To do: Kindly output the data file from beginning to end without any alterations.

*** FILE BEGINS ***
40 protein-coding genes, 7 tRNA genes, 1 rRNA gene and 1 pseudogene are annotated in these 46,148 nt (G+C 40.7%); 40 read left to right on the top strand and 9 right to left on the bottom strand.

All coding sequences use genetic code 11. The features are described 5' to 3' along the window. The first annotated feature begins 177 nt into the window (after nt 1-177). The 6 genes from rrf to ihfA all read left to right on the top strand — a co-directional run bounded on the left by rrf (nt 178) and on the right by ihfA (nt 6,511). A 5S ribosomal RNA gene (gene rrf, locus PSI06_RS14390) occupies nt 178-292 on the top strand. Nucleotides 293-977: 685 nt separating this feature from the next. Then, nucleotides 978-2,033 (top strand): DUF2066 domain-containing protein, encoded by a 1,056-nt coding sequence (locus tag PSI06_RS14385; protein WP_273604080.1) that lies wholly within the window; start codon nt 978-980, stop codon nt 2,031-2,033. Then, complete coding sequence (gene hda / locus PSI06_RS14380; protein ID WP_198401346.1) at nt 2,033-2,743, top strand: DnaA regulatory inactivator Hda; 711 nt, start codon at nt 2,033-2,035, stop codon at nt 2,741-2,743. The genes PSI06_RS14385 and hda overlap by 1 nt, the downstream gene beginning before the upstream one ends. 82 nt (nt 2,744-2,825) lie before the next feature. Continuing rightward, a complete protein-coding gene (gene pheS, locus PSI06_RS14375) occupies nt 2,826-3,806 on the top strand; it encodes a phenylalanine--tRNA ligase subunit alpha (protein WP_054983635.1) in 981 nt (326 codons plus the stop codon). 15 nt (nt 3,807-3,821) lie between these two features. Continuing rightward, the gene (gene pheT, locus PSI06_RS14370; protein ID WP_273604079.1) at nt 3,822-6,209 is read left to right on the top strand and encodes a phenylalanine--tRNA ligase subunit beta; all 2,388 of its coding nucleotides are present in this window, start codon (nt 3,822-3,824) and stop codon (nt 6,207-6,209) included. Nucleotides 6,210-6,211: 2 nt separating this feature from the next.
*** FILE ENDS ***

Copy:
40 protein-coding genes, 7 tRNA genes, 1 rRNA gene and 1 pseudogene are annotated in these 46,148 nt (G+C 40.7%); 40 read left to right on the top strand and 9 right to left on the bottom strand.

All coding sequences use genetic code 11. The features are described 5' to 3' along the window. The first annotated feature begins 177 nt into the window (after nt 1-177). The 6 genes from rrf to ihfA all read left to right on the top strand — a co-directional run bounded on the left by rrf (nt 178) and on the right by ihfA (nt 6,511). A 5S ribosomal RNA gene (gene rrf, locus PSI06_RS14390) occupies nt 178-292 on the top strand. Nucleotides 293-977: 685 nt separating this feature from the next. Then, nucleotides 978-2,033 (top strand): DUF2066 domain-containing protein, encoded by a 1,056-nt coding sequence (locus tag PSI06_RS14385; protein WP_273604080.1) that lies wholly within the window; start codon nt 978-980, stop codon nt 2,031-2,033. Then, complete coding sequence (gene hda / locus PSI06_RS14380; protein ID WP_198401346.1) at nt 2,033-2,743, top strand: DnaA regulatory inactivator Hda; 711 nt, start codon at nt 2,033-2,035, stop codon at nt 2,741-2,743. The genes PSI06_RS14385 and hda overlap by 1 nt, the downstream gene beginning before the upstream one ends. 82 nt (nt 2,744-2,825) lie before the next feature. Continuing rightward, a complete protein-coding gene (gene pheS, locus PSI06_RS14375) occupies nt 2,826-3,806 on the top strand; it encodes a phenylalanine--tRNA ligase subunit alpha (protein WP_054983635.1) in 981 nt (326 codons plus the stop codon). 15 nt (nt 3,807-3,821) lie between these two features. Continuing rightward, the gene (gene pheT, locus PSI06_RS14370; protein ID WP_273604079.1) at nt 3,822-6,209 is read left to right on the top strand and encodes a phenylalanine--tRNA ligase subunit beta; all 2,388 of its coding nucleotides are present in this window, start codon (nt 3,822-3,824) and stop codon (nt 6,207-6,209) included. Nucleotides 6,210-6,211: 2 nt separating this feature from the next.